Becky Hammon will lead the Las Vegas Aces Credit: Getty Images/Las Vegas Aces

When Becky Hammon went to Las Vegas last September to celebrate the Aces retiring her jersey—the Aces franchise was previously the San Antonio Stars—she had no idea that Aces president Nikki Fargas was scoping her out. Last week, the Las Vegas Aces named Hammon as its new head coach.

“I’ve always been open-minded and talks obviously progressed, and me and my family came to the conclusion that the Las Vegas Aces would be the best spot,” said Hammon, now in her eighth season as an assistant coach with the San Antonio Spurs. “You could feel they’re building something special.

“I’m super excited to be back in the W; I’m super excited to be leading this group of girls,” she added. “Let’s go.”

Hammon began her 16-year WNBA career with the New York Liberty, where she played for eight seasons. She spent the next eight seasons with the San Antonio Stars, and shortly after her retirement in 2014 she became the first woman to be a full-time NBA assistant coach. In 2015, she was the first woman to serve as a head coach in the NBA’s Summer League, leading the Spurs to the title. A few weeks ago, Hammon was the first woman to act as an NBA head coach, following Gregg Popovich’s ejection from a game.

These incredible accomplishments have led some to question whether this move to the WNBA is a step down for Hammon, despite reports that she will be the highest paid head coach in WNBA history. Hammon sees becoming a WNBA head coach as a win.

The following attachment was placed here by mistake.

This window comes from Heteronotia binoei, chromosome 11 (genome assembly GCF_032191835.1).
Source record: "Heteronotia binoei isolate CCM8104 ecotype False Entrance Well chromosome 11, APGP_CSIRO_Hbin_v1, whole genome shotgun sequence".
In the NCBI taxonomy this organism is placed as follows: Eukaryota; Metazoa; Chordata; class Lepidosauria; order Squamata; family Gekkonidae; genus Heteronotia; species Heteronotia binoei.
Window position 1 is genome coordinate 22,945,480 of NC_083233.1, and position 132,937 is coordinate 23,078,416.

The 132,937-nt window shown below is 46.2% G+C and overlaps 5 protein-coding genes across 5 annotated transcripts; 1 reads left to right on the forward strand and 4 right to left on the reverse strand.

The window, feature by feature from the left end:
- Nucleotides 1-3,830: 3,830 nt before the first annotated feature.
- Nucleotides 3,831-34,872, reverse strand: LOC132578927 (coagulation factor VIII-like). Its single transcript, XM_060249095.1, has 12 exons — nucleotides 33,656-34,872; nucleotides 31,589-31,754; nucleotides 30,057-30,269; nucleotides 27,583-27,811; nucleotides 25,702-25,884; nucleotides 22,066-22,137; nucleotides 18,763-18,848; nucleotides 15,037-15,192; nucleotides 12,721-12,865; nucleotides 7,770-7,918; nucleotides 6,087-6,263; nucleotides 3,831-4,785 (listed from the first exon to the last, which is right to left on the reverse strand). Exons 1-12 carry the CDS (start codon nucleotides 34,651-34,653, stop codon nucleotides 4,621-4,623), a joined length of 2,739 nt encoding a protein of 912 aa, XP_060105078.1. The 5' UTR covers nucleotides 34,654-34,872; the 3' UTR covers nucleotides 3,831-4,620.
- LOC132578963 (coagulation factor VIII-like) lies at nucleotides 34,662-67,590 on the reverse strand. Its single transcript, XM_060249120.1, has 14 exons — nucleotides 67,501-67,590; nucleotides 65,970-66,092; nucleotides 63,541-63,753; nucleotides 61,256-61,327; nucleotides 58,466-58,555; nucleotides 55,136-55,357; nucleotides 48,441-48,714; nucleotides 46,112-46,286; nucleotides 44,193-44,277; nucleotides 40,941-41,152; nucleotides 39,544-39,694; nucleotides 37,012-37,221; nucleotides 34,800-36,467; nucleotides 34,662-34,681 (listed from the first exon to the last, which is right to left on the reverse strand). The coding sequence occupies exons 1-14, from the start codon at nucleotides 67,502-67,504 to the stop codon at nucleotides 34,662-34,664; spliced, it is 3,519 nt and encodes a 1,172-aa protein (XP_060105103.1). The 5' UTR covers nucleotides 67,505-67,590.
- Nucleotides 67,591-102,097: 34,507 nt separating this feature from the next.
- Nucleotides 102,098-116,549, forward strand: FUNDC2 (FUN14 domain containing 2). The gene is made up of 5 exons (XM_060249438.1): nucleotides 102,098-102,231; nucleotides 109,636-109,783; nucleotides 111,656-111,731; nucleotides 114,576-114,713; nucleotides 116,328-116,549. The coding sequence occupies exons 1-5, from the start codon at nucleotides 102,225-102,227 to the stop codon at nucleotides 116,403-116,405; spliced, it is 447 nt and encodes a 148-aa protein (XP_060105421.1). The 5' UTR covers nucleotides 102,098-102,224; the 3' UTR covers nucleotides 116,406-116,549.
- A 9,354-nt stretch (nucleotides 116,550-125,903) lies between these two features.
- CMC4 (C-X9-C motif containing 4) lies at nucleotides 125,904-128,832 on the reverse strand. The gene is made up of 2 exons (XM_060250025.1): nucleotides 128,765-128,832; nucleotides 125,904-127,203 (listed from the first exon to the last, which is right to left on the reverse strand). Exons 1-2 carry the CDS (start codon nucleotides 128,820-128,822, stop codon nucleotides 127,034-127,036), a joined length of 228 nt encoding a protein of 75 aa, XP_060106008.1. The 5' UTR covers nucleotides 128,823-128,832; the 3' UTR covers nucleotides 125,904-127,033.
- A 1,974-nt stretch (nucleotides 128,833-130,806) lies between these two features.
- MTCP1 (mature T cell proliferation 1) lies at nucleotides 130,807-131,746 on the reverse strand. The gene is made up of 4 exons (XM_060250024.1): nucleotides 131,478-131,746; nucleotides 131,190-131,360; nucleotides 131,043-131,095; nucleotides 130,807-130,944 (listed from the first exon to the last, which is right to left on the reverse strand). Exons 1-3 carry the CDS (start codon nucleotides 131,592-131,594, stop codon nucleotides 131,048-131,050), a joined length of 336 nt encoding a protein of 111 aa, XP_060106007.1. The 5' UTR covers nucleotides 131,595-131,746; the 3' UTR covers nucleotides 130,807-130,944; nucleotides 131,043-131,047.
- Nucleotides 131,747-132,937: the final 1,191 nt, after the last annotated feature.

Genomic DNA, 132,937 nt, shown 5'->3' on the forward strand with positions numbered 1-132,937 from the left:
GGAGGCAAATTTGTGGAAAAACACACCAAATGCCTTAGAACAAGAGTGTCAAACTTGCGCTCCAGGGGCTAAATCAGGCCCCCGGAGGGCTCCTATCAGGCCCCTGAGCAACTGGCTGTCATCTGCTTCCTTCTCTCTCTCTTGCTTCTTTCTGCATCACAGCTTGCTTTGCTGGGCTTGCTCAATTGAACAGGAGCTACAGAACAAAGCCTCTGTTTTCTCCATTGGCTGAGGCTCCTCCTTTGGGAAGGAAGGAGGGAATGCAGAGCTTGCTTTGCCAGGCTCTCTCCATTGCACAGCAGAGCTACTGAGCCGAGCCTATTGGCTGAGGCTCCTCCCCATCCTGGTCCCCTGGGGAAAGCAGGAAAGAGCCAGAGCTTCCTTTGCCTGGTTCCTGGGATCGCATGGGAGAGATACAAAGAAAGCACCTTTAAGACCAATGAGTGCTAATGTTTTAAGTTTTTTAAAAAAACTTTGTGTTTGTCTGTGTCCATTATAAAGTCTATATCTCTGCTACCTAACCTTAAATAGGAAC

“This is an opportunity for me to sit in the big chair and be a head coach in a major professional sports league,” said Hammon, who will remain with the Spurs until April. “I feel I’m ready to have my own team, and this is the organization that made it very, very obvious they wanted me.”

After Hammon’s hiring by the Spurs, other women have received significant opportunities in the NBA as assistant coaches and front office personnel, including Swin Cash, Teresa Weatherspoon and Lindsey Harding. For the past couple of years, Hammon’s name has been in the mix whenever an NBA head coaching job comes open. She was honest to say perhaps the time is not yet at hand for a woman to be a head coach in the NBA. Clearly, she could remain an assistant coach in the NBA for as long as she desires, but at age 44 Hammon is ready to lead.

“[Aces owner] Mark Davis and Nikki [Fargas] met me and said, ‘That’s a head coach right now,’” said Hammon. “I couldn’t be prouder to come back to the W. It’s where I’m from.”

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